Updated Wed., 5/30 – Nowadays when one of our men needs a new suit (trousers, jacket and/or vest) he goes to his favorite menswear or department store and makes his purchase immediately-whether he is average, large or small in size. Some stores specialize in the very large sizes, down to the very small, and he can make his selection from a variety of styles, colors and combinations-right off the rack, with usually just a few minor alterations necessary; perhaps only shortening or lengthening trouser legs or coat sleeves.
A new suit was quite a process in the early 1900s and up through the 1920s and 30s. Tailors were very busy and necessary craftsmen, supplying the needed outerwear for our businessmen and all men in general.
I am going to describe the tailor shop that served many men in Rhinelander in the early 1900s-the Ole Kongslien Tailor Shop. Even though Ole Kongslien was my late husband’s uncle, I had to get pictures and details from his only living child-the former Esther Kongslien (now Crymes) who lives in Oregon. She recalled that before she was born, her father, Ole, owned and operated a tailor shop in the middle of the block of Brown Street near the Oneida (later the Fenlon) Hotel. According to the picture she supplied, Ole Kongslien had this location for his first tailor shop in 1907. He is pictures here with his brother, Tom (my father-in-law) and also Peter Stromme, who worked in the shop.
Both Ole and Tom learned about the tailoring trade in Norway as young fellows where they served as apprentices, and when Ole came to Rhinelander, he opened his first shop at this location. Several years later his brother Tom joined him in the operation of the tailor shop. Ole’s wife, Sigred, helped at the home doing some of the lighter sewing.
The second location of the Ole Kongslien Tailor Shop (and the first location that Esther Kongslien Crymes remembered in her childhood) was located upstairs in a “suite” of rooms in the corner building across from Kirk’s Bakery (now the House of Spirits). Ole worked at tailoring for many years until shortly before his death in 1940. In his later years he did minor repairs and small tailoring jobs out of his home on North Brown Street, just several houses south of Rueckert’s Grocery Store. Tom worked with Ole for several years, and then left the tailoring business to be a custodian at the South Park School (now Northwoods Community Secondary School) on the corner of Arbutus and Prospect Streets. He died in 1955.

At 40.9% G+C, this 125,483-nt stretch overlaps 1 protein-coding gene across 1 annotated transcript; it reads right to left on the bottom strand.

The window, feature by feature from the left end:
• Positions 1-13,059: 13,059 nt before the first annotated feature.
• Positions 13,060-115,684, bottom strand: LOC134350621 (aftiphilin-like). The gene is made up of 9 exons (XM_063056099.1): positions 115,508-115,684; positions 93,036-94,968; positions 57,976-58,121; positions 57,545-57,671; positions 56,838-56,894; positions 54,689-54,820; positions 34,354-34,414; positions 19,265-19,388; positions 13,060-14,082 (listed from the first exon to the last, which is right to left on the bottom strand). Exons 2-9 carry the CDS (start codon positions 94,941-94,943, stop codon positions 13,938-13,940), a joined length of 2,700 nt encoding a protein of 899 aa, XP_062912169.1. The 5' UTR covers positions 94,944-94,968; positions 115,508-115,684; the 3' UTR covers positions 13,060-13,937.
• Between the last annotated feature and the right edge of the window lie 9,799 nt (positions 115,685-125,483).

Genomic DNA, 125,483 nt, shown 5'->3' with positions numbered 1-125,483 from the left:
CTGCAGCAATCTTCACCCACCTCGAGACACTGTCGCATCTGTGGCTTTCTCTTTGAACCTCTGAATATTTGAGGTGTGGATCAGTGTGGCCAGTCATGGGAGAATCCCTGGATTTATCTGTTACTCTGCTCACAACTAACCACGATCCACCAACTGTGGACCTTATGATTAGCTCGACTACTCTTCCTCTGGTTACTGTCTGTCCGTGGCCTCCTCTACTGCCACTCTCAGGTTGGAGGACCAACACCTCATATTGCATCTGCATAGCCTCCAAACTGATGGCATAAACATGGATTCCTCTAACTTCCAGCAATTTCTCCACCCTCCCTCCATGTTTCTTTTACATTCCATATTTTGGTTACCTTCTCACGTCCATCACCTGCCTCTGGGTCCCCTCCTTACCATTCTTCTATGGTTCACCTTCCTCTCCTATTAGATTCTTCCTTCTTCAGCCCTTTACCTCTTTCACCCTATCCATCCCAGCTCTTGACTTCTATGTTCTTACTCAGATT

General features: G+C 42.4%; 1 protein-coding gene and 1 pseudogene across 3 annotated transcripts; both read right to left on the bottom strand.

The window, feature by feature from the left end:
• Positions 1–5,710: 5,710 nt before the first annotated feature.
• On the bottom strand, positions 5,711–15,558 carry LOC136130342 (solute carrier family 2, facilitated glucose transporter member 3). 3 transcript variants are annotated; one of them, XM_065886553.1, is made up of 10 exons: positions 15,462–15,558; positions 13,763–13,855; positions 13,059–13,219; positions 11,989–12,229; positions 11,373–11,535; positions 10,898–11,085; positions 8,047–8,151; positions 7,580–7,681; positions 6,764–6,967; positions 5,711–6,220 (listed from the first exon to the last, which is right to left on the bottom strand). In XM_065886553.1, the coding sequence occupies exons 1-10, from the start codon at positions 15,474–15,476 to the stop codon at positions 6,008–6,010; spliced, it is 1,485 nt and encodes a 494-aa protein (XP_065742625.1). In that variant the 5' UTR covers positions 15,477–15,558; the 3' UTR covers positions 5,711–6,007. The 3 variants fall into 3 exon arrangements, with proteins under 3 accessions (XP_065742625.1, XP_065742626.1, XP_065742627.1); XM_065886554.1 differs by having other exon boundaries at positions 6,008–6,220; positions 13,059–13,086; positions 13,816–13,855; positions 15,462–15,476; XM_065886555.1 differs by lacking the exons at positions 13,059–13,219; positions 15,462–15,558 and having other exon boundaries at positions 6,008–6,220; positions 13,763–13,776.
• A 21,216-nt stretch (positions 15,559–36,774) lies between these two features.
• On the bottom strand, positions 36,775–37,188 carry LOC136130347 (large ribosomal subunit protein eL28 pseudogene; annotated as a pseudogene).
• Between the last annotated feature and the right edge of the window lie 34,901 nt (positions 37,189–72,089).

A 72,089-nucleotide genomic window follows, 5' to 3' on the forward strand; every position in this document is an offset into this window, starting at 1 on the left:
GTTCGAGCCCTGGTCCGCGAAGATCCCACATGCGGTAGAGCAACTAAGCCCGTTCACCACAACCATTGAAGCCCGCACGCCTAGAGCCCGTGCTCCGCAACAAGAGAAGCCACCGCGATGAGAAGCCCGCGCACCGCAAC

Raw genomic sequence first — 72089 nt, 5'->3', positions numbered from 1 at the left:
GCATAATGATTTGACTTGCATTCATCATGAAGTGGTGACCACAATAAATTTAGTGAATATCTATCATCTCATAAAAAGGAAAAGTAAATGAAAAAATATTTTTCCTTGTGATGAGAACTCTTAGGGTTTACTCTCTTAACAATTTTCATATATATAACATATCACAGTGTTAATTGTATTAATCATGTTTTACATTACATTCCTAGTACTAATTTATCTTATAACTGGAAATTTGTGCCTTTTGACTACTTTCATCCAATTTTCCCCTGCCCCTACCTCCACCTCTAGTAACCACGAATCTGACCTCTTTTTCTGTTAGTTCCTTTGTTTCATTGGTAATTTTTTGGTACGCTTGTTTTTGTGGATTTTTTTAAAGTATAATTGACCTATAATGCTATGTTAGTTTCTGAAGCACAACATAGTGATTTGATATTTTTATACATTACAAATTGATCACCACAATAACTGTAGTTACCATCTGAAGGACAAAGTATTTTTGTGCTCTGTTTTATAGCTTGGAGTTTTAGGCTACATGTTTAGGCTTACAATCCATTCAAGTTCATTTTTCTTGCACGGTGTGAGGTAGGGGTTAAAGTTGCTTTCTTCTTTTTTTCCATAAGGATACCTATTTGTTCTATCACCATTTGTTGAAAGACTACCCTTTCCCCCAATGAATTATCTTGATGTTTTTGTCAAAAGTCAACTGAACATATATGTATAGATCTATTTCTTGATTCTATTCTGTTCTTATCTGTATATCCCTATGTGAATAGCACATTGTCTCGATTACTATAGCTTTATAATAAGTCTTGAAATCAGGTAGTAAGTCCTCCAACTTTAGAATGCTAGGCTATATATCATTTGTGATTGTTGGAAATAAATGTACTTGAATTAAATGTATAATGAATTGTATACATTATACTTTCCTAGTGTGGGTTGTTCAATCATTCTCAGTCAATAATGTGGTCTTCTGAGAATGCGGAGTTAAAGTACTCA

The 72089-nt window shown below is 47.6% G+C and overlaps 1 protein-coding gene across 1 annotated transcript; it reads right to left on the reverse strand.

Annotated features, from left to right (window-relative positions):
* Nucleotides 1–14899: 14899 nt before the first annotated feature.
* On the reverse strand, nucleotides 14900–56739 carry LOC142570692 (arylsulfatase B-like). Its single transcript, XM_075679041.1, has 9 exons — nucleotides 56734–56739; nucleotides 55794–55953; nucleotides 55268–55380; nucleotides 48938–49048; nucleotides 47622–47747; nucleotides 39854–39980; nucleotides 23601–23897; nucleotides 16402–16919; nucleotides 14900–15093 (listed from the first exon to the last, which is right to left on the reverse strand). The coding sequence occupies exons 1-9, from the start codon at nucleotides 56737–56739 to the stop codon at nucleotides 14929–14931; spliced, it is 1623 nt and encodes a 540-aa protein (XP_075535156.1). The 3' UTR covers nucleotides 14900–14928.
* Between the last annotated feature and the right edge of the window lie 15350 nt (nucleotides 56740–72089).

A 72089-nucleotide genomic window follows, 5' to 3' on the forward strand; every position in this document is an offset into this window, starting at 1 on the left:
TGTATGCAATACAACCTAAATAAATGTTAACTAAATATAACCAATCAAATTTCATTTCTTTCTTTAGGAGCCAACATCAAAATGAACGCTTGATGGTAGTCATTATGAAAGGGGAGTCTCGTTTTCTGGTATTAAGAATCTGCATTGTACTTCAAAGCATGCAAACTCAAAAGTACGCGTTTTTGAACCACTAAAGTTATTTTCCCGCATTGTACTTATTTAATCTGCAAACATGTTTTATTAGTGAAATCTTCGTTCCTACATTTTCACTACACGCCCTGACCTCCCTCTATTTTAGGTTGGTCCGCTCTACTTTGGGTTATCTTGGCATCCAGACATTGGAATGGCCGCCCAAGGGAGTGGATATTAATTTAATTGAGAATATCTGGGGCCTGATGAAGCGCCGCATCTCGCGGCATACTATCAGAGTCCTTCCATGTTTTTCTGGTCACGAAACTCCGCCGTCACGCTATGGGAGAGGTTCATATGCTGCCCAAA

Ole Kongslien’s Tailor Shop, as is shown in the photo, contained several tables around the room on which the tailors sat as they basted and sewed. A large wood-burning stove heated the rooms, and this stove contained a well in which the big irons were heated when pressing was necessary as the garment came into being. A treadle sewing machine occupied a central spot. Much of the first sewing was done by hand, and then later on the machine.
A prospective customer chose the materials, as bolts of fabric were kept on display with tags giving the wool content, etc. The wool company sent samples with each bolt-a sample of 6×8 inches was attached to cardboard and kept on each bolt of material with necessary information on it. The customer was then measured, and he would come back for a “first fitting” after the garment was cut out of the chosen cloth, basted and pressed. I would assume that one of the extra rooms was used as a fitting room for privacy.
Perhaps a second fitting would be necessary, and then the final touches would be made and the garment completed. Black was definitely the favorite for men’s suits; brown and navy blue were also available. No brought colors, and very few plaids, if any, were available. It was usual to order two pairs of trousers, and they wore out quicker and a spare pair was handy to have on hand.
Some tailors sat cross-legged upon the tables, but most of them had their legs straight out as they hand-stitched the garments. Some of the tailor shops, especially in the larger cities, were called “sartorial shops”. Webster tells us that the word “sartorial” is derived from “sartor” which means tailor. “Sartorius” is also the name for the long leg muscle. Tailors sat for long hours at a time, stretching this muscle. Can’t you just hear one of our ancestors saying “I must go to the sartorial shop for a new suit!”
Not too many men in the early 1900s could afford to get a suit often. One had to last a long time not just because of the cost, but because of the time it took to choose the material and the time involved in the fittings and final work. I have no idea what a suit or any other outerwear garment used to cost, but I’m sure it was quite an amount. Next time you look at your old tintypes and photographs, consider the dashing suit the gentleman is wearing. It was fashioned by one of our “old-time” tailors.